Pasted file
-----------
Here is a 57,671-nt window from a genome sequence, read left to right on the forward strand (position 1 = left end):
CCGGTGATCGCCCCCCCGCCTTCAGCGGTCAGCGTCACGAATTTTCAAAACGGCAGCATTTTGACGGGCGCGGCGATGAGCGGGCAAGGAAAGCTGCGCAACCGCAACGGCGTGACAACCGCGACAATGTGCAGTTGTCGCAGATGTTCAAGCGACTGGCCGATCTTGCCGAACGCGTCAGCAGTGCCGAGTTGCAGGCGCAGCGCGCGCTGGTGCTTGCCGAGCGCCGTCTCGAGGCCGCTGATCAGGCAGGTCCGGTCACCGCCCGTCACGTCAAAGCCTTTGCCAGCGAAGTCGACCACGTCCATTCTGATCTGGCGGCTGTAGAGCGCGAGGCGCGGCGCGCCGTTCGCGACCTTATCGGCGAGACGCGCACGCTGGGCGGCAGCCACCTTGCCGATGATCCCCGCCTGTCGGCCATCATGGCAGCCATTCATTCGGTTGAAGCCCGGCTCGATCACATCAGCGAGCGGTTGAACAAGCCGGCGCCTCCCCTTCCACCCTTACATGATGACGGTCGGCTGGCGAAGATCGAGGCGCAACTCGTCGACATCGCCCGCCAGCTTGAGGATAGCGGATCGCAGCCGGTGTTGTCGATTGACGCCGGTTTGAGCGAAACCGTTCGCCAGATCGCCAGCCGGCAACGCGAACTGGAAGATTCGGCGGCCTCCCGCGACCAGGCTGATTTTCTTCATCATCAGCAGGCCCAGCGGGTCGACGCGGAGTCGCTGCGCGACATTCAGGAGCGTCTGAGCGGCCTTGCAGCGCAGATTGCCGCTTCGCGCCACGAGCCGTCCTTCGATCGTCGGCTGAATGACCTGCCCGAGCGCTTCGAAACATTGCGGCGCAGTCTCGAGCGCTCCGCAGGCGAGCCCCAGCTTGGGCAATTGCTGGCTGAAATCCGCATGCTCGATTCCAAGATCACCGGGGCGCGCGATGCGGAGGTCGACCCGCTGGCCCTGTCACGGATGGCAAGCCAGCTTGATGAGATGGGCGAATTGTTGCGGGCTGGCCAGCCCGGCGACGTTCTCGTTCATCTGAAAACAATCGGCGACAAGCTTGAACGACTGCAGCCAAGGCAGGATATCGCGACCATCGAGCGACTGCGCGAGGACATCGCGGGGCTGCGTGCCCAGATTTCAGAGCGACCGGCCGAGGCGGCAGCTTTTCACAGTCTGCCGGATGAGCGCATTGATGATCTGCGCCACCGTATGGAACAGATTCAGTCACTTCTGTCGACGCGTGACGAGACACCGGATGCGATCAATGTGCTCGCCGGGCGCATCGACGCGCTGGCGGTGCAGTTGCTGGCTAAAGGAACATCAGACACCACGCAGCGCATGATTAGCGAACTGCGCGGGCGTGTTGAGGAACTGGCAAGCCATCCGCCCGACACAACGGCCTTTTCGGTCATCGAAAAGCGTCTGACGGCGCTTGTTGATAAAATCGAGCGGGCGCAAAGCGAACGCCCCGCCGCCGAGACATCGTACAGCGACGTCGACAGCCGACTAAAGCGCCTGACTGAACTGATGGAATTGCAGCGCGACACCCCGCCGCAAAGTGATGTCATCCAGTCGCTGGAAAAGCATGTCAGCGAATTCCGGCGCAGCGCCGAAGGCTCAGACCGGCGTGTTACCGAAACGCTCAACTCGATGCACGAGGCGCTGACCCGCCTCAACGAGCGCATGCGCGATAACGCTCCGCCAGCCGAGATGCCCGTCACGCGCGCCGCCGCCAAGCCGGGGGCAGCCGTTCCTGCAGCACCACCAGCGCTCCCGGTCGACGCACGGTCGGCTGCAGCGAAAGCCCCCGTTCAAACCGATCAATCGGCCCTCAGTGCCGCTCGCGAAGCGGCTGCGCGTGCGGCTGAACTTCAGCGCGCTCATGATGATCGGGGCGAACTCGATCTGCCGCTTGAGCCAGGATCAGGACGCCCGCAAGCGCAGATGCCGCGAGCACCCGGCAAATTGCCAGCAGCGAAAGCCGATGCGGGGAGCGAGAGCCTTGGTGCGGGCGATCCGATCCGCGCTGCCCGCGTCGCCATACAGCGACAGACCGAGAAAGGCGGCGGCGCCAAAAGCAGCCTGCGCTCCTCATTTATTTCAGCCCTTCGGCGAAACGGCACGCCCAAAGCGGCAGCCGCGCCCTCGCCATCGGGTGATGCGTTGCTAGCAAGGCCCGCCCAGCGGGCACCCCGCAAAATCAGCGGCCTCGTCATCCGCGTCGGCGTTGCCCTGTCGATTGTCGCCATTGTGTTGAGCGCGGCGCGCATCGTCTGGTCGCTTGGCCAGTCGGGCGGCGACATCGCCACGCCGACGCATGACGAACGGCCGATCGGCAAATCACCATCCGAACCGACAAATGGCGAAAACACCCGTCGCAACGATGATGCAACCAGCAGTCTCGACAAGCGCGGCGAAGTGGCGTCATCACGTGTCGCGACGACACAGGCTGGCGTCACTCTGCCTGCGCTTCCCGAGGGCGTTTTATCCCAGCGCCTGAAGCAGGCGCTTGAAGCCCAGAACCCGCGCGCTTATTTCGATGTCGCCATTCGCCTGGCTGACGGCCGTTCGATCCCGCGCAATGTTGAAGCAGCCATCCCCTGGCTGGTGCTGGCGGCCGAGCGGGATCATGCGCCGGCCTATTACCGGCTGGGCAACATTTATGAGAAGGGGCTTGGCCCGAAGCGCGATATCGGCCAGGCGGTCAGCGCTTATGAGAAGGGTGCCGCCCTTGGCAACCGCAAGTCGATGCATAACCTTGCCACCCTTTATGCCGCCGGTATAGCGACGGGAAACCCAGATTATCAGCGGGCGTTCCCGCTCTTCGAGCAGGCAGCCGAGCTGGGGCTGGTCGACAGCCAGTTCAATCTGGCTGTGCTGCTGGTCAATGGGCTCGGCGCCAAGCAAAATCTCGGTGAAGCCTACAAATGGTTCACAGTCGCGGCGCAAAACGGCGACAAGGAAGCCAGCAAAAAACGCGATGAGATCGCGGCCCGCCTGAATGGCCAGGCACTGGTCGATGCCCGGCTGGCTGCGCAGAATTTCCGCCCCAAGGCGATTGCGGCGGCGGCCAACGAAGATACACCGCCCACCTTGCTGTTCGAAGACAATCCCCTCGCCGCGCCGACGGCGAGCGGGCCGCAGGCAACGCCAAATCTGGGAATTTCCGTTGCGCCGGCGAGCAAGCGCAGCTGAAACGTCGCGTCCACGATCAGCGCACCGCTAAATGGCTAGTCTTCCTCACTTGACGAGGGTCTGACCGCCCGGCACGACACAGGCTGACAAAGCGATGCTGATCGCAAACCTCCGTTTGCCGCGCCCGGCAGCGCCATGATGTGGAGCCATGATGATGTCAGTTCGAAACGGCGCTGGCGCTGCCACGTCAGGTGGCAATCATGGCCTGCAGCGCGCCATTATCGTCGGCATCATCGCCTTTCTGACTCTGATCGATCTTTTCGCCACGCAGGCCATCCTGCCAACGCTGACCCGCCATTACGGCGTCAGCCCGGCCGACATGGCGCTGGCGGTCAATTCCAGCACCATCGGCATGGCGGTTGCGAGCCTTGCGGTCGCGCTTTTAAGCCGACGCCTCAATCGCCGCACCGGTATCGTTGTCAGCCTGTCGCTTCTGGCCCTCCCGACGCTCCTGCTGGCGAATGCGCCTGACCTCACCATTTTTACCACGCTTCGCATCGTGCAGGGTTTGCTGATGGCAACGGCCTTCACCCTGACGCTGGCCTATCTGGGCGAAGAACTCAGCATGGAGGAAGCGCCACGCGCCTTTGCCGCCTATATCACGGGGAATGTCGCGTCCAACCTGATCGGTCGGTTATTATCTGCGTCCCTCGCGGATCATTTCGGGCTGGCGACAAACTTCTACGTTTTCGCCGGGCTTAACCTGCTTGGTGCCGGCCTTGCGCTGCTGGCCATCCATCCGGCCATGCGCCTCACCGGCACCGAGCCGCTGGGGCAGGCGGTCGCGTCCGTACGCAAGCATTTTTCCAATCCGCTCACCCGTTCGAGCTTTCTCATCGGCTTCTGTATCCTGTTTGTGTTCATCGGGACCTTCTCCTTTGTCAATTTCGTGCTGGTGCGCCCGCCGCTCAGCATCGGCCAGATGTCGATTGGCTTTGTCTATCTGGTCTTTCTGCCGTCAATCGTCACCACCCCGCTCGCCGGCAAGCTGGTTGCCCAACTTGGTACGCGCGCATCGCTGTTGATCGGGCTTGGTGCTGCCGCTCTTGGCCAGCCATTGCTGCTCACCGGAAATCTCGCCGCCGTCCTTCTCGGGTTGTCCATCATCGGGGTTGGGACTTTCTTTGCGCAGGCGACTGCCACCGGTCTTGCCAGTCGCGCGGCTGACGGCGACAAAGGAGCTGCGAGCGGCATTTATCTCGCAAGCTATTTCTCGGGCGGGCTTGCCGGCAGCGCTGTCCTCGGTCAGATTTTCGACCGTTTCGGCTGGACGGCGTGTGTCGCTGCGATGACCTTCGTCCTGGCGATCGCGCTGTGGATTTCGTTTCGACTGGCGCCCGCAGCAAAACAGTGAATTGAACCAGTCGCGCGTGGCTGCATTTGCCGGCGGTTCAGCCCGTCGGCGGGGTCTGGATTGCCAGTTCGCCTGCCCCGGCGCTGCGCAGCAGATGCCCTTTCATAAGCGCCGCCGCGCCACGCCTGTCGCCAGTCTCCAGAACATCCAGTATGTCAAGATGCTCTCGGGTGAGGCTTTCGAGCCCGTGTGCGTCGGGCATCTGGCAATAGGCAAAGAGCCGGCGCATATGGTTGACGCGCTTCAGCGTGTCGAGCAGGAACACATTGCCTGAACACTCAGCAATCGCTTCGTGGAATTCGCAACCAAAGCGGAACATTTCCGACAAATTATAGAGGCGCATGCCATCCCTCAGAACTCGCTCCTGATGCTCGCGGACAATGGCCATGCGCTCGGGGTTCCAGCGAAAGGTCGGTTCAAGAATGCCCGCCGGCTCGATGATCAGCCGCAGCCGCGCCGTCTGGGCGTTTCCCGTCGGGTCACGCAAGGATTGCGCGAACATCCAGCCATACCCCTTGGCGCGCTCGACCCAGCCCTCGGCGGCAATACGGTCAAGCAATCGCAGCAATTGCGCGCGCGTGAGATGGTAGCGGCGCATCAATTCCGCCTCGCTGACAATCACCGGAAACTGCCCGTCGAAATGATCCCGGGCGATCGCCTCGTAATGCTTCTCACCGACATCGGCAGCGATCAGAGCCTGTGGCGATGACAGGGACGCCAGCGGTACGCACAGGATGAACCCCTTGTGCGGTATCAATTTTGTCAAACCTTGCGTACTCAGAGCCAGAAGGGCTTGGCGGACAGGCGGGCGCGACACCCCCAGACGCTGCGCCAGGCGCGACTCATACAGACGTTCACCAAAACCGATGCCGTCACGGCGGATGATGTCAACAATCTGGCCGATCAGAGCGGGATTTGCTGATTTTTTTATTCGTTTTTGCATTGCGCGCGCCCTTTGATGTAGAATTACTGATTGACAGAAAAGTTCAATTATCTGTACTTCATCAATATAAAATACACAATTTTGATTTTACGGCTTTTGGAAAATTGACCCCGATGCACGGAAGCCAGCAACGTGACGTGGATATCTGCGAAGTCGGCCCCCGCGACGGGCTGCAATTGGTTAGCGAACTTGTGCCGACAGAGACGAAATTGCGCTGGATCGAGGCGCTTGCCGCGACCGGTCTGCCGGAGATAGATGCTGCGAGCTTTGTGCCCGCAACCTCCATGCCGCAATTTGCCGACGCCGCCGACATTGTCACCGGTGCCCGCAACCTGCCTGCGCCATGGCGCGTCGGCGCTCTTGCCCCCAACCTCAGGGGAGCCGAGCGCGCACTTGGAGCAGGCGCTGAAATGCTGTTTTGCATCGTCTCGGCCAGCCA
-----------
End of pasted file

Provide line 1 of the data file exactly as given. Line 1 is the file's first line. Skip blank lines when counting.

Here is a 57,671-nt window from a genome sequence, read left to right on the forward strand (position 1 = left end):